Press Conference, January 25, 1927

Date: January 25, 1927

Location: Washington, D.C.

(Original document available here)

Our policy in respect to our citizens and their property in China is that which I have often outlined to the conference, of doing what we can to protect them. There are great difficulties because of the vast extent of territory and the fact that we have people who are located in many different parts of China. All we can do about it is to do the best we can. The American situation and that of Great Britain is quite different. They have concessions in China and we have not, so that their policy perhaps might be different from ours. We have at the present time some forces around Shanghai. It is there that there is located the principal number of our citizens in China. I think there are some 4,000 in Shanghai and those we shall attempt to do the best we can to protect from disorder and mob violence. A memorandum was handed to the Secretary of State not very long ago from the British and the Secretary has been considering making some statement that would more clearly define the policy of the United States relative to our treaty rights and so on in China. I think he may have such a memorandum ready within a day or two, so that you will have an authoritative and carefully prepared statement of the American position and policies. That hasn’t anything to do with protection of our citizens and their property that is located there, but it has to do with the other matters which are not in the memorandum that the British made.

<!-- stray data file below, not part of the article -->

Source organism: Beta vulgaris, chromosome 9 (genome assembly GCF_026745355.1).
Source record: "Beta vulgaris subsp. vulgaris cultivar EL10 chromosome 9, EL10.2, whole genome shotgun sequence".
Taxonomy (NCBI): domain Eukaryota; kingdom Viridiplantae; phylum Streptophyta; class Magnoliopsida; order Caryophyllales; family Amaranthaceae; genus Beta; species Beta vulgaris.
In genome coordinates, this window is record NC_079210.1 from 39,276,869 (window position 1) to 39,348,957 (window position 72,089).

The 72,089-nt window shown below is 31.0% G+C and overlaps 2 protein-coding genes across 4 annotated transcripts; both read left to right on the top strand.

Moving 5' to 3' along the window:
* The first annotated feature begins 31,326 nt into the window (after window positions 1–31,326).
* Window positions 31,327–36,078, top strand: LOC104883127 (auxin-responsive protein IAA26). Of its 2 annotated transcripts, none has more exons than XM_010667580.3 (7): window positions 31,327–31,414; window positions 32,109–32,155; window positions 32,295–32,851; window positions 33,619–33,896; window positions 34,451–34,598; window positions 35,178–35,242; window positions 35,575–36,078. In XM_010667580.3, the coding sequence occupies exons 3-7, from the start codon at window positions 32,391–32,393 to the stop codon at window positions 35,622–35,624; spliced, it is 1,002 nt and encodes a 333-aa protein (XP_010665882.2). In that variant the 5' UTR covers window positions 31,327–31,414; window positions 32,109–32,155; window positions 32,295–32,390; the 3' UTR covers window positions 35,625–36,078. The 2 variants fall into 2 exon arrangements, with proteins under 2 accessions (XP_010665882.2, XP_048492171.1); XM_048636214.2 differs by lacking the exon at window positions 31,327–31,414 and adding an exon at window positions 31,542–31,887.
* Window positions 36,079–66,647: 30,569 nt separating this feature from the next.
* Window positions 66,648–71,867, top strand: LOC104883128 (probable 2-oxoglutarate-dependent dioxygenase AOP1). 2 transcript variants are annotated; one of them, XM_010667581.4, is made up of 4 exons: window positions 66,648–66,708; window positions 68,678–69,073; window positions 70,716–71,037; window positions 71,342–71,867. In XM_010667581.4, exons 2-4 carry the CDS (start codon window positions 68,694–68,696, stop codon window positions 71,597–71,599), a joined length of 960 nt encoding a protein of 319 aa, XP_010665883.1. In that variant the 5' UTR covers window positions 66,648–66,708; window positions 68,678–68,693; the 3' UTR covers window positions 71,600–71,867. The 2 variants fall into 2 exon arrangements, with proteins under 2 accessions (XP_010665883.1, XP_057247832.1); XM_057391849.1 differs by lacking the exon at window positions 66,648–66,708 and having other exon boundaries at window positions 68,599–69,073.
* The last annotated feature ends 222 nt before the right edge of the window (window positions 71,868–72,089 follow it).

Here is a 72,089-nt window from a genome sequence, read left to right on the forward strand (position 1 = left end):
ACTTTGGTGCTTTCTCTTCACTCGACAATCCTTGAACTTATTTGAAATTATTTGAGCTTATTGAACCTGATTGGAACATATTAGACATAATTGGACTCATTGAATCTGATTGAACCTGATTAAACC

There are no new developments, so far as I know, in Nicaragua or Mexico.

I haven’t decided on any one to fill the vacancy in the Interstate Commerce Commission. Now that Mr. Woods has been rejected I shall have to canvass the situation to see who I can find that would be suitable to fill that place.

And I would say the same about the People’s Counsel of the New Public Utilities Commission. I have withdrawn the name of Mr. Mallan and shall canvass that situation again to see if I can find a suitable person.

As it is probable that Mr. Kellogg, Secretary of State, will give out a memorandum within a day or two relative to China there isn’t any occasion for my making further comment about it.

It won’t be possible for Mrs. Coolidge and me to attend the dinner in honor of the 90th anniversary of the birth of Grover Cleveland on March 18th in New York. I suppose that is ex-President Cleveland. The name given here is Cleveland. I should be pleased if I could have such an opportunity. As I was growing up President Cleveland was the first President that I came to comprehend at all. Of course I could recall others. In my still younger days we were taught in the District Schools the name of the President of the United States, Governor of the State, and so on, so that I recall some earlier Presidents. He was the first one that I comprehended in relation to his office. The more experience I have had in public affairs, the more I have come to admire the strength and solidity of his character and the efficiency of his administration.

I have already spoken of the Interstate Commerce Commission and China.

I have a large number of inquiries this morning, but a great many of them are repeaters.

Citation: Calvin Coolidge: Remarks by the President to Newspaper Correspondents 

The Coolidge Foundation gratefully acknowledges the volunteer efforts of Katherine McPhie who prepared this document for digital publication.

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